USDA Lowers Expected Corn Exports and Raises Ending Stocks for 2022/23

December 12, 2022

USDA Lowers Expected Corn Exports and Raises Ending Stocks for 2022/23

Dec 12, 2022

Key Issues:Production

Author: Krista Swanson

The following is a brief analysis by Krista Swanson, the lead economist for the National Corn Growers Association.


The United States Department of Agriculture released the December World Agricultural Supply & Demand Estimates (WASDE) report on Friday. Most United States grain and oilseeds estimates were unchanged from last month. Citing slow sales and shipments through early December and competition from other exporters, the USDA lowered corn exports for the 2022/23 marketing year by 75 million bushels resulting in an equivalent increase in projected ending stocks with no other changes on the corn balance sheet.

To dig into USDA’s assessment of slow sales, here is a look at corn export sales so far this marketing year. With data through Week 14 of the marketing year, weekly exports for 2022/23 are represented by the solid blue line. Exports to date in this year are notably trailing last year and the five-year average pace represented by the blue dashed and dotted lines. The export projection of 54.6 MMT in the November WASDE was very close to the 5-year average of 54.8 MMT, providing a good illustration of a pace to hit the export target. The lower projection of 52.71 MMT in the December WASDE is still beyond current pace, but this early in the marketing year there is time for a rebound in corn exports. Exports to China in 2022/23, represented by the solid red line, are ahead of last year and the previous five-year average as shown by the dashed and dotted red lines. China’s actions early in the week to lift COVD-19 restrictions may help bolster demand for corn and other commodities that use corn.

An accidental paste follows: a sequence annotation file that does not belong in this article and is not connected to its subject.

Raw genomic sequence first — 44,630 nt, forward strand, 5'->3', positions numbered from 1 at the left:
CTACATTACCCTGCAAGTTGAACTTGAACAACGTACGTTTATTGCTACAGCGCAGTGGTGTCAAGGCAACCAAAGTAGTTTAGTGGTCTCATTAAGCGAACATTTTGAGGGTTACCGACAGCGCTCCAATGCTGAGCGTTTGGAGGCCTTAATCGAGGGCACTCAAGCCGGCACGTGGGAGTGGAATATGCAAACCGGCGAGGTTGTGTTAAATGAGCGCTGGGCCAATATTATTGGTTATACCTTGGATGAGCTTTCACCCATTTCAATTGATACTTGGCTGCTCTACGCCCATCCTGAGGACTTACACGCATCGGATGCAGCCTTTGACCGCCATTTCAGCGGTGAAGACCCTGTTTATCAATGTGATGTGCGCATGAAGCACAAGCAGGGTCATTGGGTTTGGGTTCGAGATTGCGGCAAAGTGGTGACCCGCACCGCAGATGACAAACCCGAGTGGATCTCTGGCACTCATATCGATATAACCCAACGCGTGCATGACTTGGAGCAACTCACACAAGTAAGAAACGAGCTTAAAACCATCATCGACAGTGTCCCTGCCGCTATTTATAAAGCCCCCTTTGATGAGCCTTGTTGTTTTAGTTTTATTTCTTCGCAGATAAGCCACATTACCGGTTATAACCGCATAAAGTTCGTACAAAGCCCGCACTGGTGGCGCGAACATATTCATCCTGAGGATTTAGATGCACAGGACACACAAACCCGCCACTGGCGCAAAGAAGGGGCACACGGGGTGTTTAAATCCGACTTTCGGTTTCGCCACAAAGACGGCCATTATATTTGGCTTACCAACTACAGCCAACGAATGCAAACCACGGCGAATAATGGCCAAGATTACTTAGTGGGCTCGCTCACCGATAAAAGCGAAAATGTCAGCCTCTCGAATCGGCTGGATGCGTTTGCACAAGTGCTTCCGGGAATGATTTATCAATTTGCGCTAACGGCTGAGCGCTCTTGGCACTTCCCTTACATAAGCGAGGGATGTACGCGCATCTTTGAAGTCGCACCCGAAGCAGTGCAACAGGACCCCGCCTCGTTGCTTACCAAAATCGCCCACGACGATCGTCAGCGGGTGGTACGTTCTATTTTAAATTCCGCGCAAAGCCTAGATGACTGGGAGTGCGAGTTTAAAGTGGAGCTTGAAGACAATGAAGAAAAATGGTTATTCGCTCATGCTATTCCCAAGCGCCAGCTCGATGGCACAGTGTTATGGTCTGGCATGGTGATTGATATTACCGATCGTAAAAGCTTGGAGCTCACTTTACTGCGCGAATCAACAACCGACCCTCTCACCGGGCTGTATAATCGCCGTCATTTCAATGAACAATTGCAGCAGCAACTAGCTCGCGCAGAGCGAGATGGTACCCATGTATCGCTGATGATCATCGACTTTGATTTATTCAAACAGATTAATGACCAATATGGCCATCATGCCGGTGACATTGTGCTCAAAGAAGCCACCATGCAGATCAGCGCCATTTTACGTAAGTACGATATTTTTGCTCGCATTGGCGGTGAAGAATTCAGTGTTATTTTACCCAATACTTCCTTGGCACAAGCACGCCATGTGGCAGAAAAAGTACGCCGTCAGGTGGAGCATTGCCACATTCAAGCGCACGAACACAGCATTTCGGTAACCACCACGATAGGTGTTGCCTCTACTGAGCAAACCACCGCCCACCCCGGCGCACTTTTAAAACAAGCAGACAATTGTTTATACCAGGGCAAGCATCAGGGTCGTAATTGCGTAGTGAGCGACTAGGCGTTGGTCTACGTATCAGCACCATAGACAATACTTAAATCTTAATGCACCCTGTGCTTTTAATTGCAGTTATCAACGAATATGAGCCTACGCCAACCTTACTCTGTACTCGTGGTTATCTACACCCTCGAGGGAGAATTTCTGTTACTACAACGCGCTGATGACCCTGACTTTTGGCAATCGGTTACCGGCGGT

The marketing-year average farm price was also lowered by ten cents to $6.70 per bushel, with no changes made to acreage or yield. Given the projected yield of 172.3 bushels per acres, the change translates to a $17.23 per acre decline in expected revenue for farmers.